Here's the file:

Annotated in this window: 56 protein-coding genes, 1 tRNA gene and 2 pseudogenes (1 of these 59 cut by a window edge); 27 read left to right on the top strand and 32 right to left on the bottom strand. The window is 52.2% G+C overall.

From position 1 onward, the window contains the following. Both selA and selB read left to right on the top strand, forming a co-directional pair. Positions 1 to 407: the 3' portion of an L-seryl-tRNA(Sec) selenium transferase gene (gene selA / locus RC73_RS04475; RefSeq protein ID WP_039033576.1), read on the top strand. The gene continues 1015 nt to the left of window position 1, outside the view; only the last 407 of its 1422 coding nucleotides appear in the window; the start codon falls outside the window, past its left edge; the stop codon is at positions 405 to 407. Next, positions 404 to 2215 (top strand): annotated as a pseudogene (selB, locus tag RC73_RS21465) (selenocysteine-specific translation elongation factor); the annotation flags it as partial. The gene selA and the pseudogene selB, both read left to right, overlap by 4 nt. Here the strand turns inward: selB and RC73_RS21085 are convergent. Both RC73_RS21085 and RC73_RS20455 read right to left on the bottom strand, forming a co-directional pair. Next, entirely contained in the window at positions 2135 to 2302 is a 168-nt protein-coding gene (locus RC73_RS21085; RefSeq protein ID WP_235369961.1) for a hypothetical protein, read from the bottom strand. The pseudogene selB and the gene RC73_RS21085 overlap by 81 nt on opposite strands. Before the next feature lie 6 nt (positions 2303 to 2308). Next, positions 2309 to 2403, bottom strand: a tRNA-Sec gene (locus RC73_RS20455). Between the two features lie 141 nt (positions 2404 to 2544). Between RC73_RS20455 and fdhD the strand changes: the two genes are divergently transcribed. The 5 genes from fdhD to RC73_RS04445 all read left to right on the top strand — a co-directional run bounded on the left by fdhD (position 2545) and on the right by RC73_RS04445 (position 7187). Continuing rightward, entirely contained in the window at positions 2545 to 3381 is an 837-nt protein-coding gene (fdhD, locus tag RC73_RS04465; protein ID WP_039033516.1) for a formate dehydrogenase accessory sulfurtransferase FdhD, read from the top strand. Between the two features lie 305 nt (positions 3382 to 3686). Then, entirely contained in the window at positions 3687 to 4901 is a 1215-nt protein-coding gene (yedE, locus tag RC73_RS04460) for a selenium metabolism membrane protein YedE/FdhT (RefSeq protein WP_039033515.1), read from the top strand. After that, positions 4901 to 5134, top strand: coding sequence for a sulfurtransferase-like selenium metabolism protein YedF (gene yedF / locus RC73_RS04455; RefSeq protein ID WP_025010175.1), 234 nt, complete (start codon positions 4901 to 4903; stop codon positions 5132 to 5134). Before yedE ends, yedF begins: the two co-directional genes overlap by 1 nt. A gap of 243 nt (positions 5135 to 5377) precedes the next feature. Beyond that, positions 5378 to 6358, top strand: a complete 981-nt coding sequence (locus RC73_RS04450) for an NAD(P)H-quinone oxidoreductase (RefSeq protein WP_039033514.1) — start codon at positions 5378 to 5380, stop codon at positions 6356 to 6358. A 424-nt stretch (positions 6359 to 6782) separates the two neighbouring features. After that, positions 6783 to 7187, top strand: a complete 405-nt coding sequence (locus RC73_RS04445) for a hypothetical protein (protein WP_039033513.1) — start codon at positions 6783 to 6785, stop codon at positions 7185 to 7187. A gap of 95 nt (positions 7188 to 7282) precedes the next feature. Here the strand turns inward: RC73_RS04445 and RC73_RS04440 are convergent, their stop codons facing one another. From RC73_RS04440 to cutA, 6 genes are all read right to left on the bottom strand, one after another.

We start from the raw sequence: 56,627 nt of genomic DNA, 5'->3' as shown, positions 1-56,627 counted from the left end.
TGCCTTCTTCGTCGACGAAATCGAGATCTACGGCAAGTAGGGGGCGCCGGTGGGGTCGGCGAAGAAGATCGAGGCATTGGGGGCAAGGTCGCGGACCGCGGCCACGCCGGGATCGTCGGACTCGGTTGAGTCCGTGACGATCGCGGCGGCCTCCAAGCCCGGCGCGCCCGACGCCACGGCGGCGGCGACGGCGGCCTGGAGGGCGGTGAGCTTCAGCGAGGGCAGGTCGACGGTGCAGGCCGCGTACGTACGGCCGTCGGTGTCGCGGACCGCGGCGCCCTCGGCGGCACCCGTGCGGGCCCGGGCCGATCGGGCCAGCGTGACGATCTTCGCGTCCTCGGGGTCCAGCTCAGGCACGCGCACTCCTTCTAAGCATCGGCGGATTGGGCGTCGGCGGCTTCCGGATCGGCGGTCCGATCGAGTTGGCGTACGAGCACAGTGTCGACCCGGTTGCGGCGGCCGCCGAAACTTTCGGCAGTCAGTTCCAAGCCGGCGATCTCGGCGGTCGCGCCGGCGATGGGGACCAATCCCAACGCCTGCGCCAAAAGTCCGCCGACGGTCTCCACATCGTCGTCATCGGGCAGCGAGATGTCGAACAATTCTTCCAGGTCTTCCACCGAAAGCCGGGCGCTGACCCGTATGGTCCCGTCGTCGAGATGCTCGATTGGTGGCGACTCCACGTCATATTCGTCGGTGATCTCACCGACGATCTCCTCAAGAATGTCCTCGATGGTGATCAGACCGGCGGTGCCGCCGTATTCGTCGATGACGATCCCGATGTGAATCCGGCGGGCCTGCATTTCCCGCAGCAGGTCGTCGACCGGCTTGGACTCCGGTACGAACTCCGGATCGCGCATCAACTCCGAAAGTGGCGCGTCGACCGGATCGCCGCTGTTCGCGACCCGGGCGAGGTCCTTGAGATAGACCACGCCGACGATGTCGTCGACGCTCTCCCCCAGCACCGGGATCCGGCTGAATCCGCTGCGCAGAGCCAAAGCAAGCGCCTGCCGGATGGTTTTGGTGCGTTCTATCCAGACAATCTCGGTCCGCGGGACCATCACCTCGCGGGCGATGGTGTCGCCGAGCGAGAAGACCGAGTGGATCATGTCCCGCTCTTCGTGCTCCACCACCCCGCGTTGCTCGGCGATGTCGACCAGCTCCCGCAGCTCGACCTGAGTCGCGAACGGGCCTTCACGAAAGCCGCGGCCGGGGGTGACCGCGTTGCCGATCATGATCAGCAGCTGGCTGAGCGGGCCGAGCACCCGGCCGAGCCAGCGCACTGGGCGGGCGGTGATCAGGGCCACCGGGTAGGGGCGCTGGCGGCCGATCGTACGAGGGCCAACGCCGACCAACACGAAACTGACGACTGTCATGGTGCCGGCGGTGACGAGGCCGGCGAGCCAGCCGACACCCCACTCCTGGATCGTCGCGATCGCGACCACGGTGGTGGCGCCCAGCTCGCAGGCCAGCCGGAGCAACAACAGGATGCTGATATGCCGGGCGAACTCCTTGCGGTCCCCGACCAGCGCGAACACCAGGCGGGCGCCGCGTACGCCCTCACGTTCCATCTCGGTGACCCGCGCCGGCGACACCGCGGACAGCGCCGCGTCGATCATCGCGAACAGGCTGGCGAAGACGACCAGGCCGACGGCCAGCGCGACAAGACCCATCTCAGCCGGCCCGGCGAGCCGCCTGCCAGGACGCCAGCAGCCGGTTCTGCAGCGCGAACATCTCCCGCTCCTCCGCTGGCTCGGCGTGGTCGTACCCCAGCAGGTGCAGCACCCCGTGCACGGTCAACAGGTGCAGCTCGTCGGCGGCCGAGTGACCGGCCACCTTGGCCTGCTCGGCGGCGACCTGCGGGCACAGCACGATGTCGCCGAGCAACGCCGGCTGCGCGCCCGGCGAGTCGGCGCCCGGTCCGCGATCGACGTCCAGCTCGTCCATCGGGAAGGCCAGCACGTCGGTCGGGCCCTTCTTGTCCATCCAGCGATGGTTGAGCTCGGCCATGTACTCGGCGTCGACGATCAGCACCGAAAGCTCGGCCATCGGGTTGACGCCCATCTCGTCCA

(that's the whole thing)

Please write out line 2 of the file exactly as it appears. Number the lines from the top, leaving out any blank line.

From position 1 onward, the window contains the following. Both selA and selB read left to right on the top strand, forming a co-directional pair. Positions 1 to 407: the 3' portion of an L-seryl-tRNA(Sec) selenium transferase gene (gene selA / locus RC73_RS04475; RefSeq protein ID WP_039033576.1), read on the top strand. The gene continues 1015 nt to the left of window position 1, outside the view; only the last 407 of its 1422 coding nucleotides appear in the window; the start codon falls outside the window, past its left edge; the stop codon is at positions 405 to 407. Next, positions 404 to 2215 (top strand): annotated as a pseudogene (selB, locus tag RC73_RS21465) (selenocysteine-specific translation elongation factor); the annotation flags it as partial. The gene selA and the pseudogene selB, both read left to right, overlap by 4 nt. Here the strand turns inward: selB and RC73_RS21085 are convergent. Both RC73_RS21085 and RC73_RS20455 read right to left on the bottom strand, forming a co-directional pair. Next, entirely contained in the window at positions 2135 to 2302 is a 168-nt protein-coding gene (locus RC73_RS21085; RefSeq protein ID WP_235369961.1) for a hypothetical protein, read from the bottom strand. The pseudogene selB and the gene RC73_RS21085 overlap by 81 nt on opposite strands. Before the next feature lie 6 nt (positions 2303 to 2308). Next, positions 2309 to 2403, bottom strand: a tRNA-Sec gene (locus RC73_RS20455). Between the two features lie 141 nt (positions 2404 to 2544). Between RC73_RS20455 and fdhD the strand changes: the two genes are divergently transcribed. The 5 genes from fdhD to RC73_RS04445 all read left to right on the top strand — a co-directional run bounded on the left by fdhD (position 2545) and on the right by RC73_RS04445 (position 7187). Continuing rightward, entirely contained in the window at positions 2545 to 3381 is an 837-nt protein-coding gene (fdhD, locus tag RC73_RS04465; protein ID WP_039033516.1) for a formate dehydrogenase accessory sulfurtransferase FdhD, read from the top strand. Between the two features lie 305 nt (positions 3382 to 3686). Then, entirely contained in the window at positions 3687 to 4901 is a 1215-nt protein-coding gene (yedE, locus tag RC73_RS04460) for a selenium metabolism membrane protein YedE/FdhT (RefSeq protein WP_039033515.1), read from the top strand. After that, positions 4901 to 5134, top strand: coding sequence for a sulfurtransferase-like selenium metabolism protein YedF (gene yedF / locus RC73_RS04455; RefSeq protein ID WP_025010175.1), 234 nt, complete (start codon positions 4901 to 4903; stop codon positions 5132 to 5134). Before yedE ends, yedF begins: the two co-directional genes overlap by 1 nt. A gap of 243 nt (positions 5135 to 5377) precedes the next feature. Beyond that, positions 5378 to 6358, top strand: a complete 981-nt coding sequence (locus RC73_RS04450) for an NAD(P)H-quinone oxidoreductase (RefSeq protein WP_039033514.1) — start codon at positions 5378 to 5380, stop codon at positions 6356 to 6358. A 424-nt stretch (positions 6359 to 6782) separates the two neighbouring features. After that, positions 6783 to 7187, top strand: a complete 405-nt coding sequence (locus RC73_RS04445) for a hypothetical protein (protein WP_039033513.1) — start codon at positions 6783 to 6785, stop codon at positions 7185 to 7187. A gap of 95 nt (positions 7188 to 7282) precedes the next feature. Here the strand turns inward: RC73_RS04445 and RC73_RS04440 are convergent, their stop codons facing one another. From RC73_RS04440 to cutA, 6 genes are all read right to left on the bottom strand, one after another.